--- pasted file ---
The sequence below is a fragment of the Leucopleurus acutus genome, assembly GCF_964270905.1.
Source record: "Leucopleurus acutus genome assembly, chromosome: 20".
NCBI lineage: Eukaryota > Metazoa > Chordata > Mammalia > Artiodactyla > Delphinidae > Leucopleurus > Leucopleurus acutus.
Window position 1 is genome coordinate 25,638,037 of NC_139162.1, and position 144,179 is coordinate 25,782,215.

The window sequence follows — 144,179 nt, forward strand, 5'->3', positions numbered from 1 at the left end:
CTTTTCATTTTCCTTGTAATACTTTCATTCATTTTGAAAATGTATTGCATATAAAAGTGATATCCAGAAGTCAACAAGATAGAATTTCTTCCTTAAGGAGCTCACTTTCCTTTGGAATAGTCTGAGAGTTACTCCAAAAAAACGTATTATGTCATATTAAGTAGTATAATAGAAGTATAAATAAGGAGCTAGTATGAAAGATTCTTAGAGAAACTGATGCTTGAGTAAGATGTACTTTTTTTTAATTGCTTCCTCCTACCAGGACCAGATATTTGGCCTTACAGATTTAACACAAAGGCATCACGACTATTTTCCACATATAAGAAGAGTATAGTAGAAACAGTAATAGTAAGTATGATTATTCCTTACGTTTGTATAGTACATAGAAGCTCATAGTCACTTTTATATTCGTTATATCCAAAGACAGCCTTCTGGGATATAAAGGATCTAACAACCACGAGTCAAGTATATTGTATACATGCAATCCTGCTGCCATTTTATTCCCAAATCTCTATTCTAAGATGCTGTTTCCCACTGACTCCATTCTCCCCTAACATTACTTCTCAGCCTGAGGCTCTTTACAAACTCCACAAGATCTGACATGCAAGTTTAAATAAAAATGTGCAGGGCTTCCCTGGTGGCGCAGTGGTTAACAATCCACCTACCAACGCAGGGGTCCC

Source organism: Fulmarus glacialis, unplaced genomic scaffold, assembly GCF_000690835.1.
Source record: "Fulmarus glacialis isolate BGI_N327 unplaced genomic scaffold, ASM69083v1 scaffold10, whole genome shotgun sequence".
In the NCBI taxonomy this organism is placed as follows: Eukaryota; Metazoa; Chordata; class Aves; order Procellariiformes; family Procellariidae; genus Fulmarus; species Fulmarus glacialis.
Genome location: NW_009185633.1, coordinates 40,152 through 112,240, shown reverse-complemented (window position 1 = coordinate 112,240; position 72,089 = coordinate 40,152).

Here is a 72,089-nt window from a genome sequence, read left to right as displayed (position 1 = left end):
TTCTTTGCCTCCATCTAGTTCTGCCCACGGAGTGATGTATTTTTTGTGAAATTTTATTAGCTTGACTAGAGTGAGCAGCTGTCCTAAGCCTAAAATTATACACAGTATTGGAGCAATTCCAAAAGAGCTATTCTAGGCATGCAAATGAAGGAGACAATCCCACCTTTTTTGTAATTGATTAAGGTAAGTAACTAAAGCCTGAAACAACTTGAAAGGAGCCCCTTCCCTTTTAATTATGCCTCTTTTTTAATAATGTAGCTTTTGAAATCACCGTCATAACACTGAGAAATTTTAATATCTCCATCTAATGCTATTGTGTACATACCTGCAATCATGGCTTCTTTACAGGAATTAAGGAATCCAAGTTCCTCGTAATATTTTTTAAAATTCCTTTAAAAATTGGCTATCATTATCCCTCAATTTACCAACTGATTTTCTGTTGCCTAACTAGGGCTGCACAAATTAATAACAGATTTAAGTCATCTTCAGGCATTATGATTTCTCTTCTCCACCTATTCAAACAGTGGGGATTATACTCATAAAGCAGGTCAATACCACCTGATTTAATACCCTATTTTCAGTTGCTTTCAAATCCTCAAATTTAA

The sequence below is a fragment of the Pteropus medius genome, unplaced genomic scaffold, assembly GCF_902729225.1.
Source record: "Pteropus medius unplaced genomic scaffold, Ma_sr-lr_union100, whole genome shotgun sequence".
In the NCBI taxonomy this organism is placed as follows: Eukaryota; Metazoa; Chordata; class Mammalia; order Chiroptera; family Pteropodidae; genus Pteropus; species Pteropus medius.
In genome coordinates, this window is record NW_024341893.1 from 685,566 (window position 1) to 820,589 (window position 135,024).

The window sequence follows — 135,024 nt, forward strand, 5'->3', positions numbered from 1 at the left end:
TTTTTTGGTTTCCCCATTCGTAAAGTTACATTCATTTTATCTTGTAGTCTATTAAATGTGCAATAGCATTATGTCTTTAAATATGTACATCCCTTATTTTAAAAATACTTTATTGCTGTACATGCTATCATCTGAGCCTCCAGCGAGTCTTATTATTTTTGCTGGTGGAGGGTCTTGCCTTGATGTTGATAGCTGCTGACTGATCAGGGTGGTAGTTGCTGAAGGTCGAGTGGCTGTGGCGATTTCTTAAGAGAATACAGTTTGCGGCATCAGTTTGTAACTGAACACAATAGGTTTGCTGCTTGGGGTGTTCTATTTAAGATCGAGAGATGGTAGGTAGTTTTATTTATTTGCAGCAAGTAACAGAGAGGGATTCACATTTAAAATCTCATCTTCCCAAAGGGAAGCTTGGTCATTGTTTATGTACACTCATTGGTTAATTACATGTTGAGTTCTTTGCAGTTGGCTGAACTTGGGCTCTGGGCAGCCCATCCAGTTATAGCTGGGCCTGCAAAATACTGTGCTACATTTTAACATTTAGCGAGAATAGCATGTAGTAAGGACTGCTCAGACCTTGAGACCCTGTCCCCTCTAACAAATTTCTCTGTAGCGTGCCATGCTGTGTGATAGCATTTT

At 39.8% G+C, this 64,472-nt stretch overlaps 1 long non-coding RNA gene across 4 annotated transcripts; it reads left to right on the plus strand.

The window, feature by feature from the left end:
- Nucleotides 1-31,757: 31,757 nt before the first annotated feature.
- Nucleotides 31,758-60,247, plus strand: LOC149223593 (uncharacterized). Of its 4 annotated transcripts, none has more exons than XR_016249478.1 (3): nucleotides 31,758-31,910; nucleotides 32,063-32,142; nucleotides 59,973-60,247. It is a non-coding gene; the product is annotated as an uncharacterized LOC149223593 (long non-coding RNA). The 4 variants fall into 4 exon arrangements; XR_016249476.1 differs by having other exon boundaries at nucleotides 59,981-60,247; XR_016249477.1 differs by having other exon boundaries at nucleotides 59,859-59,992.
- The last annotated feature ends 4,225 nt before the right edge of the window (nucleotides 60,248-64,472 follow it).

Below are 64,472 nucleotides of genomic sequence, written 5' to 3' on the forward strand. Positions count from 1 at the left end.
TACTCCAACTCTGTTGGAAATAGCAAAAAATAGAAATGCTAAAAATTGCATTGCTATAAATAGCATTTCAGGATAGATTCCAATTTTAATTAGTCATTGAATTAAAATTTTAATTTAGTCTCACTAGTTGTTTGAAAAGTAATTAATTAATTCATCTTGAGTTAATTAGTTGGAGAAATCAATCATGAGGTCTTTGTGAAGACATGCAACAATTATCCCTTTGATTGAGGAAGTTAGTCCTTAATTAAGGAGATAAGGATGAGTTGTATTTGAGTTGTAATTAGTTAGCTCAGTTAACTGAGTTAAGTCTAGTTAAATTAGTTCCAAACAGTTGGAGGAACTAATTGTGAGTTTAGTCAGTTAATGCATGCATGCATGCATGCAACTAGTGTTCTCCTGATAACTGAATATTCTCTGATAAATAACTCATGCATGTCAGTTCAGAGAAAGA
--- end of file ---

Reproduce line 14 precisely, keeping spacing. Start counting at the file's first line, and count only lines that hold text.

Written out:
Source record: "Pteropus medius unplaced genomic scaffold, Ma_sr-lr_union100, whole genome shotgun sequence".